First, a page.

But nowhere was his silent reserve more thawed and his heart more opened out than in the home of a crofter who also lived at Droughsbridge. Mrs. Webster, the good genius there, is a pleasant, couthy, warm-hearted little woman. She understood and appreciated Duncan more than most of his neighbours, and possessed the geniality and tact that won his confidence. Her husband is plain, practical, hard-working, and kindly. To their cosy fireside, John came more frequently than to any other in the neighbourhood. There he would read and talk for hours together about current events, his wanderings and his plants, and relate incidents in his past history confided to few. He would take the children on his knee, and tell them stories of his mother and his own childhood, which he seldom told to any. To Mrs. Webster, he came for many years to get his hair cut, and even when they removed nearer to Alford, he continued the old habit, in the notion that she alone could do it properly, and that her kindly fingers were pleasanter than those of others. For this bit of service, he brought his own comb and scissors, which he kept carefully rolled and tied up in paper. He had a special and unvarying cut of hair, by which it hung down equally all round over his brows, with very little shed.

To the Websters', he also used to go to read the newspapers, and talk over matters treated there. When any place was mentioned they did not know, John would consult his atlas at home and tell them about it at next visit, and sometimes bring down the book to point it out. His conversation was chiefly about his varied experiences, but a frequent topic was the history of Scotland, 'and especially of the Covenanters and their sufferings. The effect of sympathy and kindly appreciation on the reticent old man, so shy and distant with all but the friendly, is proved by this one fact, that, from Mrs. Webster, the author has learnt more of John's early days than from any other person about Alford.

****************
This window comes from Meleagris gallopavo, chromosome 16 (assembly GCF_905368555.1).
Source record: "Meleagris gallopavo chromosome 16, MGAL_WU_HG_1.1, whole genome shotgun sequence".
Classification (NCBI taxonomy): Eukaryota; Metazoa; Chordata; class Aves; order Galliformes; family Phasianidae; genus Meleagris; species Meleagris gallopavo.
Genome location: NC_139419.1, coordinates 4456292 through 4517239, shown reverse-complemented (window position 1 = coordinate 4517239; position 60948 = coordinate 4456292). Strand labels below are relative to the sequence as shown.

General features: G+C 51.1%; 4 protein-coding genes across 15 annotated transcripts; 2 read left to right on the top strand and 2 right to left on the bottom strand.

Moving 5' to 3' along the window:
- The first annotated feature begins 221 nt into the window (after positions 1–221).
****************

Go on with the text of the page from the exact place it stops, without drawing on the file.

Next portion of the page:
In his vigorous years at Droughsburn, John kept his room, full to crowding though it was, neat and well arranged; for he was scrupulously clean, and methodical in all he did, having "a place for everything and everything in its place," if ever a man had, and every corner was utilised. The extreme care he bestowed on all he did and had, is shown by the excellent state in which his books, and especially his frail and brittle plants, have been left. Some of the books he preserved for more than sixty years, and many of the plants for above forty, in spite of all their natural enemies in dust, moths, mice and rats, all which were unusually abundant in that old thatched building, Indeed, the preservation of his specimens was marvellous under the circumstances, and proves a watchful care that is quite extraordinary.

He would allow no interference with anything in his room, doing himself everything required there, with his usual independence, making his own bed, dusting and cleaning up, and performing other offices generally done by women. He greatly objected to any intrusion, especially from children, who were naturally attracted by the curiosities there, on account of the many valuable things that lay in every corner, and he locked his door every time he went from home.